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WCAG Priority AAA

W3C WCAG 2.2 Web Content Accessibility Guidelines AAA

Website Accessibility Standards 2.2 Priority AAA

This set of building regs for websites, according to the WCAG, are the standards a website could achieve. As they put it, "A Web content developer *may* satisfy this checkpoint. Otherwise, one or more groups will find it somewhat difficult to access information in the document. Satisfying this checkpoint will improve access to Web documents." (https://www.w3.org/TR/WAI-WEBCONTENT/full-checklist). This is Version 1 of the Priority A Website Accessibility Standards and it dates back to 1999. 

Version 2.2 of this Standard was released in October 2023 and is described by WCAG in the following way: "This conformance level is used in most accessibility rules and regulations around the world, including the ADA. To meet WCAG 2.0 Level AA conformance, the website is usable and understandable for the majority of people with or without disabilities."

What does AAA aim to achieve?

Priority AAA standards can, for the main, be seen as demonstrating a true willingness to provide alternatives, particularly with media content such as video. For example, if there is a video which has background music, there might be an option to turn the background music off or reduce it to a certain level. There should be, for example, a way for the visitor to choose a different set of foreground/background colours that was easier for them to read. Text itself should be formatted in a certain way to ensure clear readability. Justified text, for example, is more difficult to read than standard, left-justified text,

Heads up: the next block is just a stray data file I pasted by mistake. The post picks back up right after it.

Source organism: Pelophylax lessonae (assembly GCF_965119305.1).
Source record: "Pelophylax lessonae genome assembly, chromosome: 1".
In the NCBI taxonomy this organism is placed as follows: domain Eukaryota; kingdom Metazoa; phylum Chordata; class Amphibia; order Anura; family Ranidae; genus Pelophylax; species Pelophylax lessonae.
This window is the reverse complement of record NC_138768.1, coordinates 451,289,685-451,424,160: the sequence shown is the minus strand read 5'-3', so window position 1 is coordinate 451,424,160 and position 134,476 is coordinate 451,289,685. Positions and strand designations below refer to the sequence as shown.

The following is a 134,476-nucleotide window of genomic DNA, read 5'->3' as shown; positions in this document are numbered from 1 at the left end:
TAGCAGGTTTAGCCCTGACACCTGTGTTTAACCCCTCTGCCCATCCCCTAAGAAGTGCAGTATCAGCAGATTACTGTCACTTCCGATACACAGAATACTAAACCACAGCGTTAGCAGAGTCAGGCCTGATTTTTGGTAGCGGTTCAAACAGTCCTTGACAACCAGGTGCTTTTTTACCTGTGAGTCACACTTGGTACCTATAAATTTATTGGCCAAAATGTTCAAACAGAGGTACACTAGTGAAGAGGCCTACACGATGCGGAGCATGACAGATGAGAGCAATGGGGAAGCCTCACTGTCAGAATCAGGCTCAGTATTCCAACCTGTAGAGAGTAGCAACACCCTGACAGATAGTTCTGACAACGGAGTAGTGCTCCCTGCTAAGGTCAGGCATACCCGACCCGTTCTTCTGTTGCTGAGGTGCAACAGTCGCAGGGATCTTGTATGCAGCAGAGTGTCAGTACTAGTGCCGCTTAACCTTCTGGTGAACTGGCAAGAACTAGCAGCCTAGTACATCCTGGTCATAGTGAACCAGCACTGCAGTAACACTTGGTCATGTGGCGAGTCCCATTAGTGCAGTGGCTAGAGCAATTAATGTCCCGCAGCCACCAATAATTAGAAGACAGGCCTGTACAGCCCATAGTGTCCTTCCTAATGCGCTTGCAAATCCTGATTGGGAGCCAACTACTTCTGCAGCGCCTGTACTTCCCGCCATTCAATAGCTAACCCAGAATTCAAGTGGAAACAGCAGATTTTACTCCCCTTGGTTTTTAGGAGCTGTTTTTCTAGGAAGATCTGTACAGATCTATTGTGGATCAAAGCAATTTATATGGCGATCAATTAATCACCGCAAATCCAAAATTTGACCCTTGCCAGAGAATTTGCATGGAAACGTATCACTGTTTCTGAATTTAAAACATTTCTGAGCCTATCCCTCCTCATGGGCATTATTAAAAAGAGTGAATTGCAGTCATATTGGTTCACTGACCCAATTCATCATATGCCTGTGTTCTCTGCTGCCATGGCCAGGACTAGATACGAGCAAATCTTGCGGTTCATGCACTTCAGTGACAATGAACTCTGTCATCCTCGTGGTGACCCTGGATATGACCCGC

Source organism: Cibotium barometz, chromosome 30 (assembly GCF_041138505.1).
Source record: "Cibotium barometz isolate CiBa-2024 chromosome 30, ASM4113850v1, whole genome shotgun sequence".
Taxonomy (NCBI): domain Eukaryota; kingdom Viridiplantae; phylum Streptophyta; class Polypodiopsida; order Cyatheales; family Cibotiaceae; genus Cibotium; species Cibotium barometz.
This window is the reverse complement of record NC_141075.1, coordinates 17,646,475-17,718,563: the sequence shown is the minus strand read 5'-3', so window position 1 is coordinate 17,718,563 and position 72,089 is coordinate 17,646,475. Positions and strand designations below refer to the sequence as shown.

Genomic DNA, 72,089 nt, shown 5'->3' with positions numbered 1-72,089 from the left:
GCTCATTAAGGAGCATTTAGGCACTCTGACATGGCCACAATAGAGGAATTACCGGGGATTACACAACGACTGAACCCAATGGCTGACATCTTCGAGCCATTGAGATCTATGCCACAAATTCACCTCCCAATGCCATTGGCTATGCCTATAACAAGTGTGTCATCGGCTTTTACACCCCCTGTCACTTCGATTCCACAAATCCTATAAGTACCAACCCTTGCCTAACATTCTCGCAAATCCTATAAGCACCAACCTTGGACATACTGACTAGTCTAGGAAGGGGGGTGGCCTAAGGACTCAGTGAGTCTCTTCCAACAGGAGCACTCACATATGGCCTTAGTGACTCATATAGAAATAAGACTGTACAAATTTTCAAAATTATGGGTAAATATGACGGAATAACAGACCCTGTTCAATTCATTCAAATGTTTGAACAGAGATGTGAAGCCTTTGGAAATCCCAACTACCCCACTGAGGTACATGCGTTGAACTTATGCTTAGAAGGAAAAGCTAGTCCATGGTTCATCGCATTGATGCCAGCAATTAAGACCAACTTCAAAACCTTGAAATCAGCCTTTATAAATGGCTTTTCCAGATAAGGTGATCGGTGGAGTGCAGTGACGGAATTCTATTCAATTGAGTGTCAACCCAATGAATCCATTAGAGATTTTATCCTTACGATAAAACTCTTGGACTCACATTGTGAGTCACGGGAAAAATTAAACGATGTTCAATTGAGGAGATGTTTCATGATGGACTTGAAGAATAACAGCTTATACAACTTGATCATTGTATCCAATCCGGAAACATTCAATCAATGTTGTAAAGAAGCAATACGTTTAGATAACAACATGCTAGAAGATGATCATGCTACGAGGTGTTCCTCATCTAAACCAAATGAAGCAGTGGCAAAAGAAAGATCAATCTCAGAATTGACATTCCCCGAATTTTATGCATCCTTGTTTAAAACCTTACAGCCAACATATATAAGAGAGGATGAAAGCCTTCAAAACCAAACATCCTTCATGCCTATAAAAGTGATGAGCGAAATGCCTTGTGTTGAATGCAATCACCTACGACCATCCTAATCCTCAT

Why it is important now?

Level AAA includes all Level A and AA requirements. If you have read the Priority AA page, which you can also read by following this link, you will be aware that some web designers have a fundamental misunderstanding of the website accessibility standards. This is because they will have read the UK Government guidance and followed it slavishly without taking the time to understand how the three different standards are related to each other.

Although it was not explicitly specified in the original UK Disability Discrimination Act, it has generally been accepted that Priority A was seen as the minimum level of compliance needed to ensure that a website was not seen as in breach of this Act. The UK Government, in line with many other Governments around the world, has raised this threshold to include Priority AA as well as Priority A. As night follows day, it is inevitable that the next step will be for Priority AAA to be included. After all, how many cases in history are there of legislation becoming easier to conform to and standards being lowered?

Given that, it seems obvious to us that achieving all three standards is good practice as it protects you from additional work in the future, as well as giving your visitors a more inclusive experience. We always include Priority AAA in our website accessibility audits and encourage the web designers to look to achieve that if they can.

If you would like to find out more about how you could achieve this higher level of website accessibility, please get in touch with us for a free 15 minute consultation by following this link.